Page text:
Marcus Mailei admits he thinks about the numbers. He admits he isn't sleeping very well. He knows that he has given the chance to play in the NFL everything he has, that he has done as well as he possibly could do and no matter what happens, no matter what the Eagles plan to do with him, he will sleep well at night.
He'll sleep better, anyway, than he slept for the first week or four as an Eagle when, Mailei says, "I was waking up almost every hour. It was the stress. I wanted to be the perfect employee for these guys."
The job interview could end on Thursday night, when the Eagles play their final preseason game against the Jets, or it could end the next day when the Eagles reduce their roster to 53 players prior to the 4 p.m. deadline on Saturday.
And for players who are on the "bubble," and who know it, Thursday night represents a chance to win a job here, or on one of the 31 other NFL teams, or it could be the end of a career.
"I've been playing this game since I was 6 years old, every year," said defensive lineman Josh Gaines. "I'd by lying if I said I didn't think about the situation. I know I've gotten a lot better and I know I can play at this level. I'm going to go out there on Thursday night and give it my all and have fun. My job is to make it hard on the coaches now.
"This could be the last time I put the pads on. This is something I've been doing it my whole life, so whatever happens, I want to go out on a good note to myself."
That is the reality. That is the harsh business underbelly of the NFL. Sundays in September begin four months of glorious anticipation and unmatched excitement for those on a 53-man roster and for those following the team. Anybody who is part of it in any way loves, loves, loves each moment.
There is another population of men who worked every day of their lives since they signed with a team in the spring to get to September and the regular season and who know that they are thismuch short of their dreams.
All of those negative thoughts are not considered right now. Not for a kid like Mailei, who was signed as a rookie free agent out of Weber State. Mailei has played well in the preseason, but he also knows that the Eagles signed Leonard Weaver in free agency and have raved about him every time they've had a chance. And he knows that Kyle Eckel is a veteran who has played both halfback and fullback and who is fighting for a roster spot, too.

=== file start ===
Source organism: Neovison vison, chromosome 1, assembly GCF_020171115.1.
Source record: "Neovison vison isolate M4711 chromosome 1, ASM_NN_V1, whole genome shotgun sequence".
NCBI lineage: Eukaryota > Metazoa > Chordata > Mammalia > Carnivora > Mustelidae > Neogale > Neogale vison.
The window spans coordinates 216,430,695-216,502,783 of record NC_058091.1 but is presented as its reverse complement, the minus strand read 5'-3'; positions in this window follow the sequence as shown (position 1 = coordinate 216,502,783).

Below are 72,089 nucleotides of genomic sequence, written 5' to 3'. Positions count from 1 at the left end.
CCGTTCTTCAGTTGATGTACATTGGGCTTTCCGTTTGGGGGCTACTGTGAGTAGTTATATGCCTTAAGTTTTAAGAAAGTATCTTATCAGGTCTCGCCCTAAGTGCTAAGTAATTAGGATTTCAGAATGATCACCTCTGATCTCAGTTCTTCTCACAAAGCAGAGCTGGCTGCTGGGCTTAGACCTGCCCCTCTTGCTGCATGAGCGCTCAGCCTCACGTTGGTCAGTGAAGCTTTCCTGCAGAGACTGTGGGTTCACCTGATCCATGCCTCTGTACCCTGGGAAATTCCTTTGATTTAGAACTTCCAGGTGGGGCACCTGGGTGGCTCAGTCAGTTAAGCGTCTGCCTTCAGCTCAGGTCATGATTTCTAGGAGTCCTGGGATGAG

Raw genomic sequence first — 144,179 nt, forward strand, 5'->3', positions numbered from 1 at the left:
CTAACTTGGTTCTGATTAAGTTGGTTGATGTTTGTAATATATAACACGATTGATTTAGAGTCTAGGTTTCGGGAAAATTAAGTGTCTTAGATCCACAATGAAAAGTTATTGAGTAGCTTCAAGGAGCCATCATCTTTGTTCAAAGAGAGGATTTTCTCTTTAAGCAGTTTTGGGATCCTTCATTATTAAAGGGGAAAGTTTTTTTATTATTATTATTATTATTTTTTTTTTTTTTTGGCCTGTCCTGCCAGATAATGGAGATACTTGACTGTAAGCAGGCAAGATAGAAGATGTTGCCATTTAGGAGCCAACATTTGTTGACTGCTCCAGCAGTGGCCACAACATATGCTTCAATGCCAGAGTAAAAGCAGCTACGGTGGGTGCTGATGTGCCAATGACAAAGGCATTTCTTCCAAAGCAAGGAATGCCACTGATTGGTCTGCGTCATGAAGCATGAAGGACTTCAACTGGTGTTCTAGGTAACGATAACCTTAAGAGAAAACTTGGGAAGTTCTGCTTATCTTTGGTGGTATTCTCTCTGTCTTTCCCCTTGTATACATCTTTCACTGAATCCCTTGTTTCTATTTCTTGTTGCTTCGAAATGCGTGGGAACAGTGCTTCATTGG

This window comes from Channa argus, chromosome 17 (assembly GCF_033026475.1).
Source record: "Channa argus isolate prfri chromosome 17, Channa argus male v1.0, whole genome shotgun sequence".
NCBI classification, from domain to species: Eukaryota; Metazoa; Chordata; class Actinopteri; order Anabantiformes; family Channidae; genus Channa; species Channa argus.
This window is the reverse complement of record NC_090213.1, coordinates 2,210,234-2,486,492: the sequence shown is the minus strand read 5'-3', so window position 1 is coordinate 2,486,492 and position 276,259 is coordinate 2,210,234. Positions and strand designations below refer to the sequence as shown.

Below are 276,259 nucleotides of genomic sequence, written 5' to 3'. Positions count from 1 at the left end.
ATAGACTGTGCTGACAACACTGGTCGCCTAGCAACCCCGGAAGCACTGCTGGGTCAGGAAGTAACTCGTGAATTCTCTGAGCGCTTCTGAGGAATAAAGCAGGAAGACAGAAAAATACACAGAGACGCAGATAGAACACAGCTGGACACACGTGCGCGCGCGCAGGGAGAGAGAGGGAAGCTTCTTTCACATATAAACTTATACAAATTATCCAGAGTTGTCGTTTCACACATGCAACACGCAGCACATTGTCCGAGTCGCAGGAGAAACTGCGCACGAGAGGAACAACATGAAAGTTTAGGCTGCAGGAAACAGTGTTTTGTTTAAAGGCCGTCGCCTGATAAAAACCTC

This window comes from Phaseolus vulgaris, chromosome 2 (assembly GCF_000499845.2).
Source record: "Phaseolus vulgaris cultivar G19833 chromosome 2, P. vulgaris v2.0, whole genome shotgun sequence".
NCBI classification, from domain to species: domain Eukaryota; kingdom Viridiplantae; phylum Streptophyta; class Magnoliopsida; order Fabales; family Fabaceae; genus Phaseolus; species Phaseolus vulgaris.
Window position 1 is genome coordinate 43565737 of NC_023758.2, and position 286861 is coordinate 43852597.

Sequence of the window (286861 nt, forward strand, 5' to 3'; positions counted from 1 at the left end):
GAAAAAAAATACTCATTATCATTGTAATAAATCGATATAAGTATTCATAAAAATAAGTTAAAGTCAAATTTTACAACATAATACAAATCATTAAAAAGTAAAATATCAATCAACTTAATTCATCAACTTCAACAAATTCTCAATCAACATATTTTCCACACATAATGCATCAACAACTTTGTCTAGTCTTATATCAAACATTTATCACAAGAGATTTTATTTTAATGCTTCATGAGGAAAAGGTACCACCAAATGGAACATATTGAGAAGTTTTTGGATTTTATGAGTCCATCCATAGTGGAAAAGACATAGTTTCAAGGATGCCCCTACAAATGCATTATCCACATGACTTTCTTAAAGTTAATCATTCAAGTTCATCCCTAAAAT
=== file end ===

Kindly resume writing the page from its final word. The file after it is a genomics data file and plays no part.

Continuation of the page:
And he knows he can't do anything but continue to have the best days possible in front of the coaches.
"I've been thinking about it for a long time and I'm excited to see what these guys have in store for me. I've given it everything I have and I've done my best, so you can't be mad at yourself for that," said Mailei. "I'm very glad to have this opportunity to play again and to have this film to add to my resume."
For Mailei, Thursday represents another chance, too: He scored a touchdown last week against the Jaguars and then committed the sin of handing the football back to the officials.
"I can't believe I did that," he said. "I want to score again and keep the ball this time."
Neither Mailei nor Gaines were drafted, so they understood the odds when they signed with the Eagles. Cornerback Jack Ikegwuonu was a fourth-round draft pick last April who spent his rookie season on Injured Reserve rehabbing from a knee injury suffered before the draft. Ikegwuonu is battling for a job at a crowded position where four of the expected five roster spots are pretty much locked up with Asante Samuel, Sheldon Brown, Joselio Hanson and Ellis Hobbs.
Ikegwuonu wants to take that fifth position, if it is even available.
"I think it's going pretty well and that I'm progressively improving. I'm not making the mistakes I made earlier in camp," he said. "Sure, I think about what's happening at the end of the week, and anybody who says he isn't is lying to you. I try not to think about it as much, but I count the numbers. They tell you not to do that, but that is the nature of the beast. All you can do is work, keep pushing and hope that at the end they find a spot for you.
"This is my first year playing. I want to help this team any way I can. Thursday is huge for me and for a lot of us. We have a chance to go out and play a lot and put our best feet forward. This is an audition for all of us, not only for the Eagles but for every team."
Joselio Hanson has been there, done that. He has sweated out The Turk, and he has twice received the early-morning phone call from somebody in the personnel department who had to deliver the news.
Hanson is in a rare position now. He signed a long-term contract in the off-season and knows he is going to be here for Carolina on September 13. Hanson followed up the contract with a good summer and, well, safe to say he is sleeping soundly at night.
"This is like my first year not having to worry about cuts, and it's a good feeling. I've put a lot of hard work into reaching this point and it's paying off a little bit," said Hanson. "I see what the guys are feeling. I see the stress. Of course. People see it only on Sunday and think it's only a game. We all have families. We all have a lot at stake.
"When it happened to me, it was devastating. You know it's coming when the phone rings. It's a tough time to have to deal with, and my advice to some of these players who are in that situation is to control what you can control and go out there against the Jets and play your heart out. That is the only thing you can control. Everything else is out of your hands."